Cheaper food dampens Brazil’s inflation in November

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Good news for Brazilians preparing those Christmas and New Year’s feasts: cheaper prices for beans and other food staples helped push inflation down again in November, the government said Friday. Inflation rose just 0.28 percent in the month, down from a 0.42 percent hike in October, the IBGE statistics office said. A poll of market analysts by Valor daily had expected a 0.35 percent rise.

The seventh consecutive fall in prices for food, down 0.38 percent in November, led the way in suppressing the overall index. Over the 12 months through November, the official IPCA price index rose 2.8 percent. Brazil is coming out of a long period of recession and strong inflation. The rapid fall in price rises has allowed the Central Bank to slash interest rates, cut to a record low of seven percent on Wednesday, or about half of what the key Selic rate was a year ago.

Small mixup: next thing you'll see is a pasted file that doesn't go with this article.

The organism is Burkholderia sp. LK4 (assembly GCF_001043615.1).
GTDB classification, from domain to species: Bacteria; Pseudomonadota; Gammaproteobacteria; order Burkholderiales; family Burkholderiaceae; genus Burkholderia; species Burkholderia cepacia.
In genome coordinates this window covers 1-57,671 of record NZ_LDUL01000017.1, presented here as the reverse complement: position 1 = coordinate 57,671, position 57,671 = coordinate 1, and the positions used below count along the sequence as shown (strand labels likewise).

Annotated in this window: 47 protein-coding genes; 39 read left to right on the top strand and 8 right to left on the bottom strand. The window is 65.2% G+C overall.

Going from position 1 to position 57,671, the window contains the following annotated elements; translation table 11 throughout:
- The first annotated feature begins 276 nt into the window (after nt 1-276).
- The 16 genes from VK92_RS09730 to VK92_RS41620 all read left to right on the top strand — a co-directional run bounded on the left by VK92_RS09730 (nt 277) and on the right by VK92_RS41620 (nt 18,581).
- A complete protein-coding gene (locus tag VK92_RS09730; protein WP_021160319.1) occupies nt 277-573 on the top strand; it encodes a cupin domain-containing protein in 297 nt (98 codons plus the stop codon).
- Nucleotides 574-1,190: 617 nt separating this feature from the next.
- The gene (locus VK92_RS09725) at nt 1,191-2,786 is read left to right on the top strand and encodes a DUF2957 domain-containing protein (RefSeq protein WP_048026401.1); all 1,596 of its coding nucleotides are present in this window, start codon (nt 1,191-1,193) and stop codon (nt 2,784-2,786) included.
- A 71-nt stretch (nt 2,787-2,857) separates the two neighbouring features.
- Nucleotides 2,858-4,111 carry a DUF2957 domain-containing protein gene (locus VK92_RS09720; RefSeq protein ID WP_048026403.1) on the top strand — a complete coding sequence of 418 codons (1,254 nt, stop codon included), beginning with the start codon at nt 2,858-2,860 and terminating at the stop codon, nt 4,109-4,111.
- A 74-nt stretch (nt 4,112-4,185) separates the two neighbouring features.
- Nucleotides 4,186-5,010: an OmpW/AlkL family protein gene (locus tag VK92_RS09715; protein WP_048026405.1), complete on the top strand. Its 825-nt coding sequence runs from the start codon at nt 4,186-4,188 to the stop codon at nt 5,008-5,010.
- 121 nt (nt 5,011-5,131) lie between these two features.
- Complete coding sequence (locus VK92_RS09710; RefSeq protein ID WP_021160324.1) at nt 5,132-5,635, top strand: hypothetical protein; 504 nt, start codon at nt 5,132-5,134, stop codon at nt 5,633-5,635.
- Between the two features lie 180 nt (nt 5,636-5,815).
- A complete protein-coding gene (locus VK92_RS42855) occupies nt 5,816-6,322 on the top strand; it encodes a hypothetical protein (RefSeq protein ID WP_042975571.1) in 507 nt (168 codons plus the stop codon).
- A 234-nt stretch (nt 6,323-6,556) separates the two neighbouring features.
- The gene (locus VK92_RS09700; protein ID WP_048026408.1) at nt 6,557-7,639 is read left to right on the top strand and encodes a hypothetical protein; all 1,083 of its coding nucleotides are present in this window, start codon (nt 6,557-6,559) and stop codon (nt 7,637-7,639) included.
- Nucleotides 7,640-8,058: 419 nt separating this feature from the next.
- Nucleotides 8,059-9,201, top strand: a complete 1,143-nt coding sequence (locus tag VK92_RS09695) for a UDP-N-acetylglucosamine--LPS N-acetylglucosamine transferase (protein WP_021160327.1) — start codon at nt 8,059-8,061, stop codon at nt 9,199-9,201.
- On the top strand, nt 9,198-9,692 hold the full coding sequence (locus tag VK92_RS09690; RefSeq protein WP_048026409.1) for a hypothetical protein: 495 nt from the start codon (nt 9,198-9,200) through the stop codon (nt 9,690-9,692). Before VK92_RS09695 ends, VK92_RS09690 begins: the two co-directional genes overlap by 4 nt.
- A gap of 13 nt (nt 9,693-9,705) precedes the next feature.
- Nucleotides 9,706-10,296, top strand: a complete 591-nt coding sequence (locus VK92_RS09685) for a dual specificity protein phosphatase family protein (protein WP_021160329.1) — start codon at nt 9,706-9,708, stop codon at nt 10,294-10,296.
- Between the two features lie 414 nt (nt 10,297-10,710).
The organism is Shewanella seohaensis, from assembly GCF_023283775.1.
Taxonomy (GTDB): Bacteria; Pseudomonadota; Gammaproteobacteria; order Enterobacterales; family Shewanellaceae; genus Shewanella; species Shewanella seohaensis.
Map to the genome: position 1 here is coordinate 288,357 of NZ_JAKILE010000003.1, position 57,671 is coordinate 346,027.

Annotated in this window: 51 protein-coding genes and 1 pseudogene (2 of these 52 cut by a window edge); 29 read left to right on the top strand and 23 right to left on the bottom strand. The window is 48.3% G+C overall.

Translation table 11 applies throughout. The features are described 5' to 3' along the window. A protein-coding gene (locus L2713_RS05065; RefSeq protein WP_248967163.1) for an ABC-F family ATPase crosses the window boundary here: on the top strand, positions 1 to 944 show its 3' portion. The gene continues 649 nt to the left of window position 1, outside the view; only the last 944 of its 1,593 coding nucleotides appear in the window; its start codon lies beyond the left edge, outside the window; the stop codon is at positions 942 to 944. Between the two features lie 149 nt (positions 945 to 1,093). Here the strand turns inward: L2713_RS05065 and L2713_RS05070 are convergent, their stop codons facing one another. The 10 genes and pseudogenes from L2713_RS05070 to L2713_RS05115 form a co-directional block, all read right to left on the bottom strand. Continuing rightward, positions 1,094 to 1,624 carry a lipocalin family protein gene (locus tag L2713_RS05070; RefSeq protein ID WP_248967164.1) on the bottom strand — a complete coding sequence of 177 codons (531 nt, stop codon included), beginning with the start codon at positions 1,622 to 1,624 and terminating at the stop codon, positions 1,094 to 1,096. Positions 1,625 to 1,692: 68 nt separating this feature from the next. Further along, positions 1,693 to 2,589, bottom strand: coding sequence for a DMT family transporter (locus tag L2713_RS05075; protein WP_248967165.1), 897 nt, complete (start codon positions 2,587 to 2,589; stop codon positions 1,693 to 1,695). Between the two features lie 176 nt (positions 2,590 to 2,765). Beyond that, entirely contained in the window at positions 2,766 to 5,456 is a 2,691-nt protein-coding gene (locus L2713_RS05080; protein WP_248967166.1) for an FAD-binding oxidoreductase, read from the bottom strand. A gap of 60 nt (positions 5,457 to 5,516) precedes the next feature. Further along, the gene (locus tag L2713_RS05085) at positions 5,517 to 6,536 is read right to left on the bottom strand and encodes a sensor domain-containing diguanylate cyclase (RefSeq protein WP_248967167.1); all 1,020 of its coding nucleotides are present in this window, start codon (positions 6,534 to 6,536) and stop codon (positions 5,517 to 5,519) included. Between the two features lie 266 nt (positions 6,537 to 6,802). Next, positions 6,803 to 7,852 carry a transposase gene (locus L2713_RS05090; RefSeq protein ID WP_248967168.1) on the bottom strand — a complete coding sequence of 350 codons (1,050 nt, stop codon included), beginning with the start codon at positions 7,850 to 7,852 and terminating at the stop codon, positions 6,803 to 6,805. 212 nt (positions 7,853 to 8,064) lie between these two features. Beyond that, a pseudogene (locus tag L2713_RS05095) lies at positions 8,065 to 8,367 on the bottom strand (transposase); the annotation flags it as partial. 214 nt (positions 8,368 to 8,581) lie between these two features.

The 2.5 percent rise in the IPCA from January through November compared to 5.97 percent during the same 11 month period in 2016. The market consensus is for inflation to end the year at 3.03 percent. That’s right at the bottom end of the central bank’s three to six percentage target range, with 4.5 percent being the official bullseye. This compares drastically with 10.67 percent inflation in 2015 and 6.29 percent in 2016.

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